Having been embroiled in a number of antitrust legislations itself, Google is now trying to get Microsoft to face the same music that they have been dancing to.
Google has urged Britain’s antitrust regulator, the Competition and Markets Authority (CMA), to take action against Microsoft, alleging that the company’s business practices create a significant disadvantage for competitors, as per a report by Reuters.
In a letter Google claimed that Microsoft’s licensing practices discouraged customers from using rival services, leaving them with no economically reasonable alternative to Microsoft’s Azure.
The CMA initiated an investigation into Britain’s cloud computing industry in October, following concerns raised by media regulator Ofcom about the dominance of Amazon Web Services (AWS) and Microsoft’s Azure.
In 2022, AWS and Azure held a combined 70-80 per cent share of the UK’s public cloud infrastructure services market, with Google’s cloud division being their closest competitor at around 5-10 per cent.
According to Google’s letter to the CMA, Microsoft’s licensing restrictions force UK customers to use Azure even if they prefer the prices, quality, security, innovations, and features offered by rivals.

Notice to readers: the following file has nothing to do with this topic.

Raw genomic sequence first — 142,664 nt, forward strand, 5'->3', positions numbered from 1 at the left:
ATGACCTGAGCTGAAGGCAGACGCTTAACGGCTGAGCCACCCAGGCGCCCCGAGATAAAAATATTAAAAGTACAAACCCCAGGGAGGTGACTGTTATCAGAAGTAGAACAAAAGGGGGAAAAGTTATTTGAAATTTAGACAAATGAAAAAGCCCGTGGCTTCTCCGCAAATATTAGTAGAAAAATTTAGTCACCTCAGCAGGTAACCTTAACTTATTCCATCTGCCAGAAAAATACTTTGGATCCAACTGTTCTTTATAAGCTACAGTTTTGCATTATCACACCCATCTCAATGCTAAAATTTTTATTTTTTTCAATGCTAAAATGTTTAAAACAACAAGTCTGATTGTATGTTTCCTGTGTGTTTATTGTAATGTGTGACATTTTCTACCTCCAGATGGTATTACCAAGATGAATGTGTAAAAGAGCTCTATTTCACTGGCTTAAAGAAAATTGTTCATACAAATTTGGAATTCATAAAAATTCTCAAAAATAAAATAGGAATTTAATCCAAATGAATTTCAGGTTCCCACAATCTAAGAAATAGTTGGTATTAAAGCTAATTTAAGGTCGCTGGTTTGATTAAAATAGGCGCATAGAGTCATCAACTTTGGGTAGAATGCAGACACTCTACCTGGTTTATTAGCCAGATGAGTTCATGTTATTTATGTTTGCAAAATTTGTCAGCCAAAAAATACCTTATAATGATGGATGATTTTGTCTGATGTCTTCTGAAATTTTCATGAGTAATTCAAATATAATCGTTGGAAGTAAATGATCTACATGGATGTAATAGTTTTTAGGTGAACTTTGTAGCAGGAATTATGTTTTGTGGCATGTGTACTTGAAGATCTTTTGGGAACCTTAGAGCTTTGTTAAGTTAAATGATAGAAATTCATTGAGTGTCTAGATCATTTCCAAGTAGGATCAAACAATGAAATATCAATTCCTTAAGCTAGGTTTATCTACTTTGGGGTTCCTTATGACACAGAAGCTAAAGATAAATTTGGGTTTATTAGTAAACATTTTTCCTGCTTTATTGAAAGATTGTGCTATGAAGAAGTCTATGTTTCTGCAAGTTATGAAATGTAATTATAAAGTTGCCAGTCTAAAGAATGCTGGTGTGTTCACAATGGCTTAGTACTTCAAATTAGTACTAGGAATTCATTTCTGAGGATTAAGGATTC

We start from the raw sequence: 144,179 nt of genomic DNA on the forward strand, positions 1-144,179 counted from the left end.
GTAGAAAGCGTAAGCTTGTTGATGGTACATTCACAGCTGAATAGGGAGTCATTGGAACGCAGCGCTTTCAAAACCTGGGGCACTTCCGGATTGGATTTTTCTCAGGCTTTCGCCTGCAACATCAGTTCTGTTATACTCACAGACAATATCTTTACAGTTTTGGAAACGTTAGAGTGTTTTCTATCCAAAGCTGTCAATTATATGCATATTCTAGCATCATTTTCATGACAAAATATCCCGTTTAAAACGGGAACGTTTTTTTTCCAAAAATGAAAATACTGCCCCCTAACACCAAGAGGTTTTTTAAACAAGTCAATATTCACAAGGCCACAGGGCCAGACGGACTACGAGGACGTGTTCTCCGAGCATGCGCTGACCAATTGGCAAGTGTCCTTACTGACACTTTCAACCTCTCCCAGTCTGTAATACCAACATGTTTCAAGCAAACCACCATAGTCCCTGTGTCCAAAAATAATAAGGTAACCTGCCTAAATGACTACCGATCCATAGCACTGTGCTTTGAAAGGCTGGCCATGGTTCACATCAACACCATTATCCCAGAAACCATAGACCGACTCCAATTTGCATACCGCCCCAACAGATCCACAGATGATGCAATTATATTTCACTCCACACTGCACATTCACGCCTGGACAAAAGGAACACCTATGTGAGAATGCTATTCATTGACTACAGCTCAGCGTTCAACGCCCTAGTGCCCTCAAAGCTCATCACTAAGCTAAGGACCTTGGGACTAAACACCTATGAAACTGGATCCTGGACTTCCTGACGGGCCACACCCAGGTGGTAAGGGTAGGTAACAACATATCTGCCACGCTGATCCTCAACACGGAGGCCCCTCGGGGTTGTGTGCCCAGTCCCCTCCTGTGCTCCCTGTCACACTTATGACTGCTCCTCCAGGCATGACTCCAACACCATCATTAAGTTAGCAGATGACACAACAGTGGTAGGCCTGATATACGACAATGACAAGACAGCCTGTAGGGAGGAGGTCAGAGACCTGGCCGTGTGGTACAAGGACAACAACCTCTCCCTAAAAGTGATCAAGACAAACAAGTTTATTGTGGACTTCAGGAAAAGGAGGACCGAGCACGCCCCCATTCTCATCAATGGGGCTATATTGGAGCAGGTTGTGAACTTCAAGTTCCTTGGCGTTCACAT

Google argued that such practices directly harm customers and constitute a significant barrier to competition in Britain’s cloud computing market.
Microsoft updated its licensing rules last year in an attempt to address concerns and promote competition, but Google and other rivals were not satisfied with the changes.
A Microsoft spokesperson stated that the company had worked with independent cloud providers to address concerns and provide opportunities, with over 100 worldwide taking advantage of the changes.
Google Cloud Vice President Amit Zavery criticized Microsoft’s practices and emphasized Google’s commitment to a multi-cloud approach, allowing customers to easily move between providers based on their needs.
Google made six recommendations to the CMA, including improving interoperability for customers using Azure and other cloud services and preventing Microsoft from withholding security updates for those that switch.